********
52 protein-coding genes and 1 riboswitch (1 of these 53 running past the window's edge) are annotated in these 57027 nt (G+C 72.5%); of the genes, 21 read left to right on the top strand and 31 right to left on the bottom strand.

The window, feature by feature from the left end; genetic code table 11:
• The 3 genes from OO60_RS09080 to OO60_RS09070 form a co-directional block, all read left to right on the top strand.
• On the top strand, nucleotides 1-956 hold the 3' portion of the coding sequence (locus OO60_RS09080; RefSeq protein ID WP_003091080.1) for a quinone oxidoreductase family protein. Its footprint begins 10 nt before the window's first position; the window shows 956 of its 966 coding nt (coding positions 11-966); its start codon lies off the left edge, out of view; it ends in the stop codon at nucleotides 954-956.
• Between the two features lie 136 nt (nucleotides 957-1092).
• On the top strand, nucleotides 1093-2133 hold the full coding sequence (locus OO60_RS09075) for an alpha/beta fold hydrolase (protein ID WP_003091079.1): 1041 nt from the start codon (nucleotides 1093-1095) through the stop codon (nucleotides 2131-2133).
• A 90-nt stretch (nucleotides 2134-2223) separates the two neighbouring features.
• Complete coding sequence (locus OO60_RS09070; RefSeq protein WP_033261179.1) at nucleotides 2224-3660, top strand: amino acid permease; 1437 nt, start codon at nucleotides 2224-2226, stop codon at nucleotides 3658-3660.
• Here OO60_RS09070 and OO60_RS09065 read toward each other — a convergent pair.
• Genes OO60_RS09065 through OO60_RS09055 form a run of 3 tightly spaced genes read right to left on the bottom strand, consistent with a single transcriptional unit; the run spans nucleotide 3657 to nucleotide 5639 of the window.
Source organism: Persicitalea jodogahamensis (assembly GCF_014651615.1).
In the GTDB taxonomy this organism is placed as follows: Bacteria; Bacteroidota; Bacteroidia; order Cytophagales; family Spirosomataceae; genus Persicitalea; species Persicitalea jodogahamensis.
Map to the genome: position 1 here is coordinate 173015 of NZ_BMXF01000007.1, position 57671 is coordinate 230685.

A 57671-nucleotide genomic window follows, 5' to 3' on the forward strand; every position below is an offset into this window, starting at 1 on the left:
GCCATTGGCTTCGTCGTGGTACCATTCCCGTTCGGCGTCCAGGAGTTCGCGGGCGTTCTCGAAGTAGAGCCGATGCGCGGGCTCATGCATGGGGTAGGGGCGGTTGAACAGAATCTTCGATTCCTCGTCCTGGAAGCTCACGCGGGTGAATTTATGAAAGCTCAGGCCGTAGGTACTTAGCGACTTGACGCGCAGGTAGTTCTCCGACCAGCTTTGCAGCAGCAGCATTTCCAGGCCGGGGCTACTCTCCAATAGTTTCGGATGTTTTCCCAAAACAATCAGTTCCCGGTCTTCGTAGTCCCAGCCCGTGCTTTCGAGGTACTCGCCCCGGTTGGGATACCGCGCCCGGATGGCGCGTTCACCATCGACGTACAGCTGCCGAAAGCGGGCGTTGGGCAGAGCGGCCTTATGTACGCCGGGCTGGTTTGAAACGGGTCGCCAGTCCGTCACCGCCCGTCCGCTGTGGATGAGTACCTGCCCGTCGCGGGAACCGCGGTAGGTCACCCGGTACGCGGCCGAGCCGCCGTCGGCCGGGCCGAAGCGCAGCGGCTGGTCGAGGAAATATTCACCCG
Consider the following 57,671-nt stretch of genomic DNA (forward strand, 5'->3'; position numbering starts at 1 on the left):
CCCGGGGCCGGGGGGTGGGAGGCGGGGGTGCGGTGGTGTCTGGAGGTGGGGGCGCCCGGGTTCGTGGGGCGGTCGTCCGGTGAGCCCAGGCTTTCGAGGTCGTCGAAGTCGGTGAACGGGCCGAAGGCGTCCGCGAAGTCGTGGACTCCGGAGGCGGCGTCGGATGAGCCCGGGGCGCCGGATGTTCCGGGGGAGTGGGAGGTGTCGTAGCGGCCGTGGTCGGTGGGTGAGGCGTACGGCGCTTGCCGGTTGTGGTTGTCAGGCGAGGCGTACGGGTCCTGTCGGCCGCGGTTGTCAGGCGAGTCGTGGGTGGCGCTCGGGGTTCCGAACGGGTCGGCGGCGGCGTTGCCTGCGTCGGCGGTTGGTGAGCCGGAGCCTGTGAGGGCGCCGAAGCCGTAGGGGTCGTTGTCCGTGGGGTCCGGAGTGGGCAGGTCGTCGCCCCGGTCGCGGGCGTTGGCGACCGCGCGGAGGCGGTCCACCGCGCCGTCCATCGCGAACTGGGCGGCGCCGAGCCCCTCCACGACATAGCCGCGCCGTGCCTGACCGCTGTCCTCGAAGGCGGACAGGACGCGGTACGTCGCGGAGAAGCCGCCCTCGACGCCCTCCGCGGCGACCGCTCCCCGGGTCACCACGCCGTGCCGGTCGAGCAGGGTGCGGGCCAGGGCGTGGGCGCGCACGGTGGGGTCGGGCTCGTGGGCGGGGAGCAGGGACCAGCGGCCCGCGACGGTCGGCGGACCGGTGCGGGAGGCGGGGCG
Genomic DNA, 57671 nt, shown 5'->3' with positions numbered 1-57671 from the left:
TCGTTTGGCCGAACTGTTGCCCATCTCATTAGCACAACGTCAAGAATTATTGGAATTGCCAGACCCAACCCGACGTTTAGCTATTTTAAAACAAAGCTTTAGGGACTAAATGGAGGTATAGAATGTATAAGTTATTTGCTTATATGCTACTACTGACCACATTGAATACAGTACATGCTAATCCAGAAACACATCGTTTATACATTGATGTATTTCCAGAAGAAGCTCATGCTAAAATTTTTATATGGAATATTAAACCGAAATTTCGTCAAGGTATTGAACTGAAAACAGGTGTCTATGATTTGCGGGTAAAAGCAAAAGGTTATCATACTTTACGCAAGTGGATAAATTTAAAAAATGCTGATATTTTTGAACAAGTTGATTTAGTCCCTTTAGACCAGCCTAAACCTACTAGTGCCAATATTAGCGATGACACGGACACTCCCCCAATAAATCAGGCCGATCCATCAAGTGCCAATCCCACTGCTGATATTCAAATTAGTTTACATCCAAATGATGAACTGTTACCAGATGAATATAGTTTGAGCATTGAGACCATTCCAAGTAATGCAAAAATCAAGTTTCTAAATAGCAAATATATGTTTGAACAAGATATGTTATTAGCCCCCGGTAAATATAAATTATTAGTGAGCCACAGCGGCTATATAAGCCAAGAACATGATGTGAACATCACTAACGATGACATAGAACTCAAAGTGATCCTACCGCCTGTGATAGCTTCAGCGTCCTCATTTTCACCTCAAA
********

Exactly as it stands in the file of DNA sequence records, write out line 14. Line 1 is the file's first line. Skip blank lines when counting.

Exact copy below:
A 57671-nucleotide genomic window follows, 5' to 3' on the forward strand; every position below is an offset into this window, starting at 1 on the left: